By Veronica Nkwocha
Wisps of snow fall around me. I look up as they drift past me, melting as they float to the ground. It is March. March winds were meant to bring spring showers. The snow showers dance unabated, running riot as they spin around, confused by every fleeting breeze. It is cold. But I pretend they are floating tincy, wincy bits of summer petals. I twirl and turn; it was cold like this the day mama died. Cold as ice when I put a gloved black lacy finger on the coffin one last time, wishing it was her soft cheeks, dimpled from smiling, her eyes melting with love as her gaze look deep into my eyes. Mama. Oh mama.
“Cassandra! Cassandra!!” papa calls.
I pretend not to hear. I hear singing from distant places, it’s a violin, then a flute, and then it’s an orchestra. Papa is at the doorway. Even though I see him from the corner of my eyes, I pretend not to, I twirl and turn to my imaginary song. I smile as the petals fall on my upturned face; the wet snow sips in through the corner of my smile. He yanks me and draws me inside. My face is wet, is it the snow or my tears? I taste the salt; it is familiar, all too familiar since mama died.
“You will catch your death of cold,” he says.
He takes off my wet summer dress and puts on warm layers. I’m trussed like an Inuit in deepest winter when he finishes. I look like an astronaut on the moon. Then he hugs me. And cries and I taste the salt of his tears.
“Cassandra,” he says into the telephone. “It’s Cassandra”.
I wonder what he means. He looks at me long after he finishes his call. A sense of foreboding envelops me. I sit still. He calls me. I run to him. A fear of losing him too propels me. What if. He is startled at my obedience. I know, because I see him wide-eyed, open-mouthed.
“Cassandra?” he calls.
I look into his eyes. I’ve ignored him so long. Since mama died. Two whole weeks and I still crumble on the inside and I’m numb on the outside.
“Grandma will be coming for a few weeks,” he says.
Summer grandma, Mama’s mama. She’s big and she dresses different from everyone I know and lives in a big house. A house of wall geckos and ceiling fans and cousins running riot. In Nigeria. I’m wide-eyed, enthralled. I look behind the great big painting of daddy’s grandpa. I wonder if her geckos will hide there. Or maybe behind the vase where mama puts the flowers papa gives her, she, caressing the petals and telling me; “Cassandra, come see how lovely the scent is!” And we would go, “Ooh! Aah!” and wrinkle our noses to suck the scent in even more.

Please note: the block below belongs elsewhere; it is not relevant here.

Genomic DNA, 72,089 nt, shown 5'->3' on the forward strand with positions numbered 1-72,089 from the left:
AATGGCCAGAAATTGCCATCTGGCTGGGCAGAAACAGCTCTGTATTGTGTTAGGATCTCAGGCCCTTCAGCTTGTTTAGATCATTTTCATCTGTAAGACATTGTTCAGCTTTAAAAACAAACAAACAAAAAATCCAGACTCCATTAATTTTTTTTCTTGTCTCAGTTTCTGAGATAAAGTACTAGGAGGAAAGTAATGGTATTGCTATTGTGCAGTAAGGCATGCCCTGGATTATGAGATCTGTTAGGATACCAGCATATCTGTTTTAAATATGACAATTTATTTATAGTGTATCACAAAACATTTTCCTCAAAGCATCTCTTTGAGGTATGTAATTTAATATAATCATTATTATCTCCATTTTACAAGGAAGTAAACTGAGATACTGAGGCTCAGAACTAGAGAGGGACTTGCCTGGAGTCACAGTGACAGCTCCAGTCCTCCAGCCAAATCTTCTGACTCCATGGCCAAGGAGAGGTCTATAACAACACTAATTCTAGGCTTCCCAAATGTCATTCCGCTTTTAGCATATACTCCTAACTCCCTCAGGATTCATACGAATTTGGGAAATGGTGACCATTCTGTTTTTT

“With all the cousins?”
He wears a stunned expression. I haven’t spoken since then. He smiles. It’s infectious, I smile back. He holds me close and sways, humming my favourite song. I kiss him on the cheek and he grazes me with his beard. I push him away and rub my soft cheeks, his smile grows even broader.
“No my love, just her.” He carries on a monologue; I no longer listen. I’m lost in his voice, and it lulls me. I drift off to sleep, trussed up and content in papa’s arms.
Papa is tight-lipped. He stares straight ahead as he drives on the M25. Grandma sits next to me at the back of the car, cupping my palm. Grandpa sits next to dad. Two rigid walls. She smells of her house. In Nigeria. Her scent and my favourite soup. I can’t wait to get home so I can hug her properly. She cuddled me in the folds of her garments at Heathrow, my hot chocolaty lips smeared her white dress but she didn’t mind, she said that’s what grandmas are for.
The rigid walls agree a week later at breakfast, all three adults prodding me to finish my orange juice; yes, Cassandra should go to Nigeria for the Easter break, yes, because it will be difficult for papa as he has to be away in Amsterdam for an important conference. I’m happy but scared. Who will be in the house if mama comes back? The silence as we drive to the airport scares me. Grandma holds my hand and smiles.
She sings softly as though she hears my thoughts, “I carry you in my heart everywhere I go, I wrap you in my thoughts so you’ll never go”.
The journey with British Airways flies past in a blur. I sit wedged between Grandpa and Grandma colouring everything I can lay my hands on.
‘Pit pat, pit pat’ the rains are relentless in the darkness as we arrive at their home, dripping wet as we escape into the house, speared by the fattest drops I have ever seen. I want to linger but I am half-dragged, Grandma complaining, “my weave my weave”. I don’t understand until I see her peering at her hair in the mirror at the landing, arranging it here and there.
“This rain has spoilt the style” she says moaning in a resigned tone.
“Nkechi!” she yells in the loudest angry voice I have ever heard from her.
Someone comes crashing down the stairs. A fast slap connects with Nkechi’s face; I nearly melt into the wall.
“Didn’t you hear us drive in? You should have been down since to help with the luggage, stupid lazy fool.”
Nkechi fawning, “sorry ma, sorry ma” as she slips out of the front door before I even have a proper look. She wasn’t here last summer.
“Foolish girl,” grandma mutters under her breath.
“Come here, love,” she says to me.
The change in tone shocks me, I stand momentarily frozen, me no higher than the table where she placed her bag beneath the mirror. Although they say I am tall for six.
We walk into the palatial living room. There are no cousins running riot. Maybe they are upstairs. I hold the carved bannister as I walk. Its beginnings downstairs and the ending upstairs are twin lion heads with full manes of carved bronze. It looks odd like a long winding snake with lions for a head and tail. There are no chirpy voices upstairs or downstairs. I look at grandma askance.